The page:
Behold! Scientists in China have announced the birth of a glowing green monkey.
Yes, it's real. As The Independent reports, the lab-born primate has made history as the world's first live-born "chimeric" monkey. A chimera, as the report explains, is an animal with more than two sets of DNA; in this case, the long-tailed macaque was created by combining two genetically distinct embryos of the same species.
And by all accounts, this little monkey — which, sadly, was euthanized by researchers after ten days — was a strange fellow indeed. According to the researchers' proof-of-concept study, published Thursday in the journal Cell, the macaque had a glowing green face and fingertips, in addition to fluorescent green eyes.
The researchers aren't just trying to build a chimeric primate for the hell of it. As the Independent notes, scientists often use chimeric mice and rats in lab settings as a means of studying embryonic development, as well as examining disease progression in living organs and tissues. Mice and rats, however, aren't nearly as genetically similar to humans as our primate cousins are, meaning that the successful engineering of chimeric monkeys could offer humanity much more accurate — and thus, hopefully, more fruitful — means of cellular study and disease modeling. (Sorry, it's a little sad, we know.)
"Mice don't reproduce many aspects of human disease for their physiology being too different from ours," senior study author Zhen Liu, a researcher at the Chinese Academy of Sciences, told CNN. "In contrast, human and monkey are close evolutionary, so human diseases can be more faithfully modeled in monkeys."
To create the monkey, scientists took stem cells from a seven-day-old embryo — the donor embryo — and added them to another, slightly younger embryo. These embryos were then implanted into several female macaques, leading to 12 pregnancies in total. Of those twelve, six infants were born — and one, the lil' guy in question, was born alive.
Though the monkey didn't live for long, its successful birth represents a notable stride in genetic modification research. As ScienceAlert notes, in past attempts to create chimeric primates, the donor DNA was deeply underrepresented in the offspring's body tissues. But this time, according to the study, donor DNA was found in 26 different types of body tissue — and in rates varying from 21 to an astonishing 92 percent, no less. These are significant increases from previous trials, and an exciting turning of the tides for genetic researchers.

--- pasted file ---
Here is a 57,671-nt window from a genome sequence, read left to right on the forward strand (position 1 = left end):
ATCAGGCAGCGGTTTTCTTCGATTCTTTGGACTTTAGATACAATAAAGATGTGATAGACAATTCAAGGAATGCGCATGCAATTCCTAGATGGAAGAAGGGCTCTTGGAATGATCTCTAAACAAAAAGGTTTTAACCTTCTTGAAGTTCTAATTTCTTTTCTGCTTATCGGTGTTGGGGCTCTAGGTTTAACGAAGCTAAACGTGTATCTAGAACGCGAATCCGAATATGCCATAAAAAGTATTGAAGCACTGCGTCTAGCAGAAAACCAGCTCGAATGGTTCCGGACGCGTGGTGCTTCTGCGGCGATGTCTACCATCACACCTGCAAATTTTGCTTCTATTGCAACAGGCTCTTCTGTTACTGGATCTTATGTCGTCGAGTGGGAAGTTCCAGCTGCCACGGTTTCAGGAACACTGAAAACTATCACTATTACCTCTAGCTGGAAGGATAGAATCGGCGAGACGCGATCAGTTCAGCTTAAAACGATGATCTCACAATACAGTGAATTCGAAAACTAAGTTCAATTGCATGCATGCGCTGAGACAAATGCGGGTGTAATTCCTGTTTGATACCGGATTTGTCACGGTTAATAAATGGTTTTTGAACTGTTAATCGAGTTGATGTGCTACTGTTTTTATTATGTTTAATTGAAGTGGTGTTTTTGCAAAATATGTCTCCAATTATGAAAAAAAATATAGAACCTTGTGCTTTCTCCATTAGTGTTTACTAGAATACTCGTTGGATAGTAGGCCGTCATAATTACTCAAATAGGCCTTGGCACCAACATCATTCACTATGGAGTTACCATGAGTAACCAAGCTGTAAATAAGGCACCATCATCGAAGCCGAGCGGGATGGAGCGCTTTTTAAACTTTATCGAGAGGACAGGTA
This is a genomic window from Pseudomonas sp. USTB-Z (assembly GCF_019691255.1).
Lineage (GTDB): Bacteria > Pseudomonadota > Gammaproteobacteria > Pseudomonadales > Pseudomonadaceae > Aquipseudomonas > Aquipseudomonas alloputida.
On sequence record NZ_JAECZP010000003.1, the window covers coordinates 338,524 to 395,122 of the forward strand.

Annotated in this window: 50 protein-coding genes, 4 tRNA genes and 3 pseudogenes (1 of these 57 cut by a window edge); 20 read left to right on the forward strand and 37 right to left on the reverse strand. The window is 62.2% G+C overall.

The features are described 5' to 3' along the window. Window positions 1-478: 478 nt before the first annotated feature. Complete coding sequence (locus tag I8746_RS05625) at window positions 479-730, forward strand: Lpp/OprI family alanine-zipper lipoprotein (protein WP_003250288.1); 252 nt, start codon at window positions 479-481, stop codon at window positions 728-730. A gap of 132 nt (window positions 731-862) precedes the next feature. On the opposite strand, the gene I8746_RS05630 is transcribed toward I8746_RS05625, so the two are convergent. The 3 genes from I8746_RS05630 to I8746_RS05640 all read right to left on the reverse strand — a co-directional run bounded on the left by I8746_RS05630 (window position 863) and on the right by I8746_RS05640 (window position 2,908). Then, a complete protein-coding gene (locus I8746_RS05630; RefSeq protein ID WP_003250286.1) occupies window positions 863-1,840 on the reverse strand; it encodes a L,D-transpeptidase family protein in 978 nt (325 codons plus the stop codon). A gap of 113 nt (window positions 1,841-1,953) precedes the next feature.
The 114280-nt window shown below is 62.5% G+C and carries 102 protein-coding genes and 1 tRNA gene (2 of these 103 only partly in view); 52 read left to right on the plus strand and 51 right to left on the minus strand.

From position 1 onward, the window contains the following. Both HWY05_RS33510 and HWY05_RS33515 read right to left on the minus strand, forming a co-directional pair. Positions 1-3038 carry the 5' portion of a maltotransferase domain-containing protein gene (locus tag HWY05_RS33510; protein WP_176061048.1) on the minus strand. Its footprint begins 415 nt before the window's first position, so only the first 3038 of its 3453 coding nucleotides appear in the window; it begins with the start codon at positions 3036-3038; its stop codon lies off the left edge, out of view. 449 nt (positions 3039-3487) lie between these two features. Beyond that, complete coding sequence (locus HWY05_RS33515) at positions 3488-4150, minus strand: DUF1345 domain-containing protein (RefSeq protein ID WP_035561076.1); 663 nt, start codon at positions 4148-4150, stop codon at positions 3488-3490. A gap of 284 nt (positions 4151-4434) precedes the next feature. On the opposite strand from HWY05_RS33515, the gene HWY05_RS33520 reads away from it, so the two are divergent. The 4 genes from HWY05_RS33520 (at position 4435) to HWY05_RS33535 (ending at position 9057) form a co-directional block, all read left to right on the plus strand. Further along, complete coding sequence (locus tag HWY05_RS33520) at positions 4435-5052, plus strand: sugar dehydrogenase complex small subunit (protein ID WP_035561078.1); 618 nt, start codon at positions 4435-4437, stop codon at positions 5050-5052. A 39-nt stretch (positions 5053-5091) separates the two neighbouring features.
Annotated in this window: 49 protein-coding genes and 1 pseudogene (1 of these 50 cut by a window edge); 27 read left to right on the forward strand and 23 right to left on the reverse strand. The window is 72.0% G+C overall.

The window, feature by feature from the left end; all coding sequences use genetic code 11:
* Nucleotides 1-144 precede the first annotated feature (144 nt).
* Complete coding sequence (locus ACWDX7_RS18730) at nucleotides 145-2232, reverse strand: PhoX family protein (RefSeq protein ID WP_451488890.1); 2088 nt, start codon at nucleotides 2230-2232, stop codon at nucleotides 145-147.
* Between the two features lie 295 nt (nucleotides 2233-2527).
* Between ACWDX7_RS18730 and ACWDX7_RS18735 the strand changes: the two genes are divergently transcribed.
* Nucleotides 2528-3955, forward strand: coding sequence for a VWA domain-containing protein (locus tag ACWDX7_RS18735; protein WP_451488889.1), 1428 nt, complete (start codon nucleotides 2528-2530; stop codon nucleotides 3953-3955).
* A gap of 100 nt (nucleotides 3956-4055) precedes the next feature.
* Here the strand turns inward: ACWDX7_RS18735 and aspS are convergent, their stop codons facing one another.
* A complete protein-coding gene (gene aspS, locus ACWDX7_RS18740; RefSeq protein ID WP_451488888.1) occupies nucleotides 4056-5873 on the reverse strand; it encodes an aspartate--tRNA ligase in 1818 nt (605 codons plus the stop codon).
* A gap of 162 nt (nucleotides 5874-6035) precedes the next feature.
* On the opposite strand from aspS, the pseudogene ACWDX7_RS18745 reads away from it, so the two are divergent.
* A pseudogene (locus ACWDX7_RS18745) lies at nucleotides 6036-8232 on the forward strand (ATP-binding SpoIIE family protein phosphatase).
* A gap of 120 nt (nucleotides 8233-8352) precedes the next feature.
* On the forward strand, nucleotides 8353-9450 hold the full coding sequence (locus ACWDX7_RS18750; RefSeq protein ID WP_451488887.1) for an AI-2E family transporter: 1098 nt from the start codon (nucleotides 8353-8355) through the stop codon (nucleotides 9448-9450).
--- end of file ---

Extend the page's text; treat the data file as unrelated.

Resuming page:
Scientists seem particularly thrilled about a large aggregation of donor cells found in the primate's brain tissue. As study coauthor Miguel Esteban, principal investigator at the Guangzhou Institute of Biomedicine and Health at the Chinese Academy of Sciences, told CNN, this finding suggests that chimeric macaques could one day be useful for "modeling neurodegenerative diseases."
By the way, if you're wondering why this perfect little goblin was green, it was on purpose. When the scientists combined the embryos, they added a green fluorescent protein to the donor cells — that way, they could more easily track where some of that DNA was disseminating. This in mind, the fact that it was visible from the outside-in is pretty wild.
As fascinating as this breakthrough is, however, it's important to remember that the monkey wasn't born healthy; if it was, researchers wouldn't have had to euthanize the guy after only ten days. So, there's still a long way to go in the journey toward the first truly viable chimera primate.
Regardless, this study may well be seen as a landmark trial — or at least, a trial that opens the door to future breakthroughs. RIP, little freak. You made history!
More on genetic research: Doctors Testing Gene Therapy to Cure a Type of Deafness
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